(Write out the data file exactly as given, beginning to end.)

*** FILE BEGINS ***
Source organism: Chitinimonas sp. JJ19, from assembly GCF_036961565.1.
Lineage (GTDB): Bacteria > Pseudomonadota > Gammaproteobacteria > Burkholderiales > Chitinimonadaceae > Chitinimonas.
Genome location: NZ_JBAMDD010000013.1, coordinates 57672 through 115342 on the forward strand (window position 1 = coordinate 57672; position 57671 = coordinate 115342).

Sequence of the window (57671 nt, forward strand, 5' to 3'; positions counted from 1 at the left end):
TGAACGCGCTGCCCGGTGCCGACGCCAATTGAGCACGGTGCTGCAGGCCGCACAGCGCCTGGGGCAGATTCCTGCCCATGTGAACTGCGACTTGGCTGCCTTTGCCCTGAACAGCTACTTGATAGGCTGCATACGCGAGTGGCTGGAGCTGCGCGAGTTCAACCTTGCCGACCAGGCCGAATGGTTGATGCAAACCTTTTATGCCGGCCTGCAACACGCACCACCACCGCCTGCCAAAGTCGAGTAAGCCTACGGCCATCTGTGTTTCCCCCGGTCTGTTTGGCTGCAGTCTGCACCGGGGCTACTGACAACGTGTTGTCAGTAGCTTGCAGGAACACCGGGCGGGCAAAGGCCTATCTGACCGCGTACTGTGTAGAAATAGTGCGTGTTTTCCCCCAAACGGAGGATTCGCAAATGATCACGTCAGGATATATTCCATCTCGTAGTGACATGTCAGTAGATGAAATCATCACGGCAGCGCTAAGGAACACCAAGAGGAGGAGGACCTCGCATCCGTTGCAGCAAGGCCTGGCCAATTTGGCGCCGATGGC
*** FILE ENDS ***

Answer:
Source organism: Chitinimonas sp. JJ19, from assembly GCF_036961565.1.
Lineage (GTDB): Bacteria > Pseudomonadota > Gammaproteobacteria > Burkholderiales > Chitinimonadaceae > Chitinimonas.
Genome location: NZ_JBAMDD010000013.1, coordinates 57672 through 115342 on the forward strand (window position 1 = coordinate 57672; position 57671 = coordinate 115342).

Sequence of the window (57671 nt, forward strand, 5' to 3'; positions counted from 1 at the left end):
TGAACGCGCTGCCCGGTGCCGACGCCAATTGAGCACGGTGCTGCAGGCCGCACAGCGCCTGGGGCAGATTCCTGCCCATGTGAACTGCGACTTGGCTGCCTTTGCCCTGAACAGCTACTTGATAGGCTGCATACGCGAGTGGCTGGAGCTGCGCGAGTTCAACCTTGCCGACCAGGCCGAATGGTTGATGCAAACCTTTTATGCCGGCCTGCAACACGCACCACCACCGCCTGCCAAAGTCGAGTAAGCCTACGGCCATCTGTGTTTCCCCCGGTCTGTTTGGCTGCAGTCTGCACCGGGGCTACTGACAACGTGTTGTCAGTAGCTTGCAGGAACACCGGGCGGGCAAAGGCCTATCTGACCGCGTACTGTGTAGAAATAGTGCGTGTTTTCCCCCAAACGGAGGATTCGCAAATGATCACGTCAGGATATATTCCATCTCGTAGTGACATGTCAGTAGATGAAATCATCACGGCAGCGCTAAGGAACACCAAGAGGAGGAGGACCTCGCATCCGTTGCAGCAAGGCCTGGCCAATTTGGCGCCGATGGC